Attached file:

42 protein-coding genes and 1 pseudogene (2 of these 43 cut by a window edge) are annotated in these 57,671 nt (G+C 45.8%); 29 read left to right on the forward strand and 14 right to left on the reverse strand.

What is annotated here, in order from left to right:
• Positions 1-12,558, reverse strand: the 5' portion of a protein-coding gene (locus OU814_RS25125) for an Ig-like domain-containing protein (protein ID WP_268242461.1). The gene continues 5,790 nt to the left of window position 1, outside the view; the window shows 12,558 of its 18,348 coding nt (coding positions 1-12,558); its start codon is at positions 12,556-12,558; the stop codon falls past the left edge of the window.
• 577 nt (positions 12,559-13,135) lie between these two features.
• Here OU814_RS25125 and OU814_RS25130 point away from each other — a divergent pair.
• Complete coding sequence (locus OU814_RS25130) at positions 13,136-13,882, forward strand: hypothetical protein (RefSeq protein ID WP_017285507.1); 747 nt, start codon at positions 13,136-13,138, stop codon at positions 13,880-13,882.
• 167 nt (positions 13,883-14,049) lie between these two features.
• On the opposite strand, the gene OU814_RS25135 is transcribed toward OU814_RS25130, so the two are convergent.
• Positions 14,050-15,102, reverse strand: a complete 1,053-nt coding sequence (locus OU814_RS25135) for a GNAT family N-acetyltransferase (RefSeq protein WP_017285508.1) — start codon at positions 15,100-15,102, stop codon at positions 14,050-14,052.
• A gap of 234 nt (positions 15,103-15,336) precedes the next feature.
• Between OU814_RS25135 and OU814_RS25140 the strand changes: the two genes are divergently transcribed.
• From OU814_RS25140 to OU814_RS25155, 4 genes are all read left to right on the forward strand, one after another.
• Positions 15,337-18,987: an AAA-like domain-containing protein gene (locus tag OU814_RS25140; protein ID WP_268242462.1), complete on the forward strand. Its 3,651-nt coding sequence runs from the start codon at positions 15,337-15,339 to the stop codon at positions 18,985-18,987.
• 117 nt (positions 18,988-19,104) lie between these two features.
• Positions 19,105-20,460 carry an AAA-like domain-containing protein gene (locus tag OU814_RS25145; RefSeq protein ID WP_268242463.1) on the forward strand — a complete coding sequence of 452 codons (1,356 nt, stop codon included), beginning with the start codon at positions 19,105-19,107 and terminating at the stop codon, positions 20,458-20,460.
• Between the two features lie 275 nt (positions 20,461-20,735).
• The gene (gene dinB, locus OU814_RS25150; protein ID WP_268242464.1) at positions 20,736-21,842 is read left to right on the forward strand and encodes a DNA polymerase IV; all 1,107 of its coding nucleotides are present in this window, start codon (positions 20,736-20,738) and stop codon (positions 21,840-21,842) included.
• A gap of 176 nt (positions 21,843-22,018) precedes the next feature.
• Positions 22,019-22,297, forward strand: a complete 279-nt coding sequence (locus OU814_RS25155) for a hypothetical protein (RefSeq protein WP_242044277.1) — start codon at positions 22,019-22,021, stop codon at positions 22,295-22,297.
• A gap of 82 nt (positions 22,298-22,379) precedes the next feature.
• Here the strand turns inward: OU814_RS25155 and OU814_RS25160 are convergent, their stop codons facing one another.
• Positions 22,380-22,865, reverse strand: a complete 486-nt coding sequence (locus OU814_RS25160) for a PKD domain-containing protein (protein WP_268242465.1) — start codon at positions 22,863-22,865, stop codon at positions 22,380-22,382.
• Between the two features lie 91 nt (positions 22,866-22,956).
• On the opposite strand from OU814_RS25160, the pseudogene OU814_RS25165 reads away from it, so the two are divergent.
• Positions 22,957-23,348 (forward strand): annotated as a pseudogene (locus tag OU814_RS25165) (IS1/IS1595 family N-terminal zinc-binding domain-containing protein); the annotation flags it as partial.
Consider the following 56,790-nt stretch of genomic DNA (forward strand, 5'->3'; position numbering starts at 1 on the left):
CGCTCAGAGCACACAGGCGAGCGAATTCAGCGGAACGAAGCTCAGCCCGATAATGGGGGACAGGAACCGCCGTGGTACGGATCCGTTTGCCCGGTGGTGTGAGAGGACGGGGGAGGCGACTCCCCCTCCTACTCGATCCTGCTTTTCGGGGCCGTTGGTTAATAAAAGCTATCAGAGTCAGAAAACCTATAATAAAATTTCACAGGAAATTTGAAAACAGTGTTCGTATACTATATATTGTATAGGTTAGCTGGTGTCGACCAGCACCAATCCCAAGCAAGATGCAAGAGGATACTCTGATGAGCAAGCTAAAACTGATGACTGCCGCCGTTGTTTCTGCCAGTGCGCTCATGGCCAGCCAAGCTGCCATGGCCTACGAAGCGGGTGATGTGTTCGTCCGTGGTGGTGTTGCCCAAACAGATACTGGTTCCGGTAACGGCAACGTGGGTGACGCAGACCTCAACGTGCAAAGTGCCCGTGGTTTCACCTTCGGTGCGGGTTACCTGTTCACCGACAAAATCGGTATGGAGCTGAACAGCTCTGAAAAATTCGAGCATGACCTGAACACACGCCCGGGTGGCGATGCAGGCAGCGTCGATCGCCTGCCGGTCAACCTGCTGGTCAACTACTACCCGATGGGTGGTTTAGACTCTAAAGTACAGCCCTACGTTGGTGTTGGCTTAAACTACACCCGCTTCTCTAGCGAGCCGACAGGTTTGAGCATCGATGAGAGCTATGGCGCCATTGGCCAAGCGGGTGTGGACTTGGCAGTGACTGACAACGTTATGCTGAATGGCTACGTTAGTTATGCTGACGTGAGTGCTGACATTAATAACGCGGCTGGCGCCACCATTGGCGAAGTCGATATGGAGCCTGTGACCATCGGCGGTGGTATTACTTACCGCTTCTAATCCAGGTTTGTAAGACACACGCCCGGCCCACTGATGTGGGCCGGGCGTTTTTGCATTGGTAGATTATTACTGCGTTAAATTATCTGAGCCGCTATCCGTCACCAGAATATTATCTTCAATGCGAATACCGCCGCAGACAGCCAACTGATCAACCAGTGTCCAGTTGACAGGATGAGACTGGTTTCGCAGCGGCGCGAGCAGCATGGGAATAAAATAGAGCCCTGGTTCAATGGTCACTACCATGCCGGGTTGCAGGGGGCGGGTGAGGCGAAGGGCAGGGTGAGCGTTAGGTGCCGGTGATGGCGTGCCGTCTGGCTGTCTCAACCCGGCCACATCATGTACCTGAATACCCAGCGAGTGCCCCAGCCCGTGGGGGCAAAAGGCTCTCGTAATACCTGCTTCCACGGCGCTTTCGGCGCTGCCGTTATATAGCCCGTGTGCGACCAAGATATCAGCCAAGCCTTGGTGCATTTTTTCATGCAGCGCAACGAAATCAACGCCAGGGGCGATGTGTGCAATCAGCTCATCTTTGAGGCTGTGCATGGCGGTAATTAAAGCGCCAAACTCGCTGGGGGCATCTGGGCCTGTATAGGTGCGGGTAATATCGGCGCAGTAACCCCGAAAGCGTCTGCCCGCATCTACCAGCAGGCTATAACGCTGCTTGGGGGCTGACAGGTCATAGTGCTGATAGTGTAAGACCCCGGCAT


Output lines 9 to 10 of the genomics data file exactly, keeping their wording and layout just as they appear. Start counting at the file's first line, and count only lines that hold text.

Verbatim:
• Positions 14,050-15,102, reverse strand: a complete 1,053-nt coding sequence (locus OU814_RS25135) for a GNAT family N-acetyltransferase (RefSeq protein WP_017285508.1) — start codon at positions 15,100-15,102, stop codon at positions 14,050-14,052.
• A gap of 234 nt (positions 15,103-15,336) precedes the next feature.